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Refugees in PNG travel the road to self-reliance


Refugees in PNG travel the road to self-reliance

Hundreds of refugees in Papua New Guinea could soon take a big step towards self-reliance thanks to plans to upgrade a road and other development schemes.
12 March 2008
Young Papuan refugees greet visitors to the East Awin refugee settlement in Western Province.

EAST AWIN, Papua New Guinea, March 12 (UNHCR) - Hundreds of refugees in western Papua New Guinea (PNG) could soon take a big step towards self-reliance thanks to provincial government plans to upgrade a vital road.

Surrounded by a vast tropical rainforest in an area of heavy annual rainfall, the refugee settlement at East Awin is located on the 110-kilometre-long dirt road linking the town of Nomad to Kiunga, a mining centre close to the border with Indonesia's Papua province.

The jungle highway is a key artery for East Awin's community of 2,500 Papuan refugees, who use it to sell their produce in the towns of Kiunga and Tabubil, send their children to secondary school, ride to work and access medical facilities.

"The road is important for our survival," said Mathias Baam, who fled to PNG 23 years ago. He and other refugee leaders believe they can become self sufficient, but say their goal has been difficult to achieve because of a lack of transport and the state of the road, which is virtually impassable in the wet season.

The refugees want help - something more substantial than the quick fix projects carried out by logging and oil exploration companies when they move in and out of the area or the band-aid repairs conducted by female refugees. They might not have to wait much longer.

Fortunately for the Papuans in East Awin, the West Province government has put a priority on road and infrastructure development in 2008 at a time when the challenges faced by the broader local community mirror those of the refugees. Funding is available for upgrading several roads, including the Kiunga-Nomad highway, and work could begin in the coming months.

The government action coincides with stepped up efforts by UNHCR and its partners to move the refugee population in East Awin onto a firmer development footing, and focus is zeroing in on the road. "These refugees have now been here for over 20 years and its time we pooled our efforts to help them integrate more fully into PNG life," said Wallaya Pura, UNHCR's representative in PNG.

The need to boost self-reliance opportunities and include the refugees in development plans for Western Province was a key theme of a conference convened by UNHCR in the PNG capital, Port Moresby, late last year. Participants, including donors, development agencies, church groups and government agencies, agreed that fixing the road was a priority.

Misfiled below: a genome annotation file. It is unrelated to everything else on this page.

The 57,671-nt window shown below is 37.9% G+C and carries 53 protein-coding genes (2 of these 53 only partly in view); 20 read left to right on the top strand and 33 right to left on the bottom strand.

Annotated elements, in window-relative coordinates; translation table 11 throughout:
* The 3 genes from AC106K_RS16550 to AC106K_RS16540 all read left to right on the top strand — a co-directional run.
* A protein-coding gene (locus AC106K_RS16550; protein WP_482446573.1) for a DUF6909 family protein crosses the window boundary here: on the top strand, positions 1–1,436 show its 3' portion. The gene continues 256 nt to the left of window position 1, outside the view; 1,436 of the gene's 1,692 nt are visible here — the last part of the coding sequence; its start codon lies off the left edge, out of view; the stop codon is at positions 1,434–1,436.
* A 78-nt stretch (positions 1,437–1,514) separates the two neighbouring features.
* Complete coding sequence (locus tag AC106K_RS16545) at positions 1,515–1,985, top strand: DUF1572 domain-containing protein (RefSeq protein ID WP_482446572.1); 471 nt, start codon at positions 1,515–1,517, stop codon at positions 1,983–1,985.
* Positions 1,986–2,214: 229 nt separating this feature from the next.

"Good road access will solve lots of problems. Once it is in place, there is definitely the capacity with the group of refugees themselves to make great strides towards self-reliance," said Bishop Gilles Côté, whose Catholic diocese of Daru-Kiunga provides health, education and other services to refugees and locals in Western Province.

Provincial Administrator Nelson Hungrabos said an upgrade of the Kiunga-Nomad road would not only open up economic opportunities, including increased agricultural production in the Nomad region, but also provide better access to education and health facilities. "We are looking at that as a key road," he said.

"Western Province is a very big land mass, but in terms of population density it is sparsely populated, making the provision of services very costly. Especially when we don't have the appropriate road network," Hungrabos noted, adding that "the refugee camp is along the way, so it is within the priority of the government."

UNHCR has welcomed the government plans. "Everyone agrees we need this critical step to make self-reliance a truly viable option for the refugee community," Representative Pura said. "But it will also need to be complemented by other health, education, livelihood and other programmes to help integrate this long-standing refugee population into local development plans," she concluded.

Refugees navigate the almost impassable road between Kiunga and East Awin.

The PNG government designated East Awin a refugee settlement area in 1987, following an influx of indigenous Papuans fleeing an Indonesian armed forces offensive against separatists.

Since the establishment of the settlement, some 7,000 refugees have been received and processed at East Awin. About 60 percent of the current population of 2,500 were born there. Others have moved on to other parts of PNG after obtaining residency permits, or returned to their villages in Indonesia.

By Ariane Rummery in East Awin, Papua New Guinea